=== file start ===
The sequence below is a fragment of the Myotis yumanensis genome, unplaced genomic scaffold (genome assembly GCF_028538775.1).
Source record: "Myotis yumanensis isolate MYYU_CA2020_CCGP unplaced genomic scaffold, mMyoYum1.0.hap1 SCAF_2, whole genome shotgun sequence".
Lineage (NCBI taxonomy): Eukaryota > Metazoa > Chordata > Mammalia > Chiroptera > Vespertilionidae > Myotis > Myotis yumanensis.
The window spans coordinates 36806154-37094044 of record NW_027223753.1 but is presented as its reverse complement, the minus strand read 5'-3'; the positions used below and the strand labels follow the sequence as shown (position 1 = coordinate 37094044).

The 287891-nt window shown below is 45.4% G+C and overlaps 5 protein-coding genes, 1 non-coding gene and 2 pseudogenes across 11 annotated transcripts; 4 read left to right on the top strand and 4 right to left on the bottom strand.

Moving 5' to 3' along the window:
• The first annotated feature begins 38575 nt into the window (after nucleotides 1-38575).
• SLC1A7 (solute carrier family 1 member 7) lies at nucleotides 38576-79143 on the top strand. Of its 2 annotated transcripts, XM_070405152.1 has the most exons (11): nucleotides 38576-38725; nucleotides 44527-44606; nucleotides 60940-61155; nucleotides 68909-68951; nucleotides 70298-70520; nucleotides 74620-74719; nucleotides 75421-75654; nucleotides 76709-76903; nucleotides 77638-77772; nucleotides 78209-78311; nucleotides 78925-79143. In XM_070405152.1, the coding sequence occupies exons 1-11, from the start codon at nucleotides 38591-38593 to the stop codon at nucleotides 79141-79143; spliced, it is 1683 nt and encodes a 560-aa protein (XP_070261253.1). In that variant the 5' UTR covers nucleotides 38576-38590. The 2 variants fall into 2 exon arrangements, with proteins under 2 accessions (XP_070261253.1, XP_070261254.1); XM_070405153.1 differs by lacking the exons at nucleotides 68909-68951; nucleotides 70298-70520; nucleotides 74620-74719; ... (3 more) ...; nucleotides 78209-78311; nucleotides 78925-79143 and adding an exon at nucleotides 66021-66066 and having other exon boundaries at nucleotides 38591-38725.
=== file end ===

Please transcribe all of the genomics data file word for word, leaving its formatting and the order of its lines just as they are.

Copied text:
The sequence below is a fragment of the Myotis yumanensis genome, unplaced genomic scaffold (genome assembly GCF_028538775.1).
Source record: "Myotis yumanensis isolate MYYU_CA2020_CCGP unplaced genomic scaffold, mMyoYum1.0.hap1 SCAF_2, whole genome shotgun sequence".
Lineage (NCBI taxonomy): Eukaryota > Metazoa > Chordata > Mammalia > Chiroptera > Vespertilionidae > Myotis > Myotis yumanensis.
The window spans coordinates 36806154-37094044 of record NW_027223753.1 but is presented as its reverse complement, the minus strand read 5'-3'; the positions used below and the strand labels follow the sequence as shown (position 1 = coordinate 37094044).

The 287891-nt window shown below is 45.4% G+C and overlaps 5 protein-coding genes, 1 non-coding gene and 2 pseudogenes across 11 annotated transcripts; 4 read left to right on the top strand and 4 right to left on the bottom strand.

Moving 5' to 3' along the window:
• The first annotated feature begins 38575 nt into the window (after nucleotides 1-38575).
• SLC1A7 (solute carrier family 1 member 7) lies at nucleotides 38576-79143 on the top strand. Of its 2 annotated transcripts, XM_070405152.1 has the most exons (11): nucleotides 38576-38725; nucleotides 44527-44606; nucleotides 60940-61155; nucleotides 68909-68951; nucleotides 70298-70520; nucleotides 74620-74719; nucleotides 75421-75654; nucleotides 76709-76903; nucleotides 77638-77772; nucleotides 78209-78311; nucleotides 78925-79143. In XM_070405152.1, the coding sequence occupies exons 1-11, from the start codon at nucleotides 38591-38593 to the stop codon at nucleotides 79141-79143; spliced, it is 1683 nt and encodes a 560-aa protein (XP_070261253.1). In that variant the 5' UTR covers nucleotides 38576-38590. The 2 variants fall into 2 exon arrangements, with proteins under 2 accessions (XP_070261253.1, XP_070261254.1); XM_070405153.1 differs by lacking the exons at nucleotides 68909-68951; nucleotides 70298-70520; nucleotides 74620-74719; ... (3 more) ...; nucleotides 78209-78311; nucleotides 78925-79143 and adding an exon at nucleotides 66021-66066 and having other exon boundaries at nucleotides 38591-38725.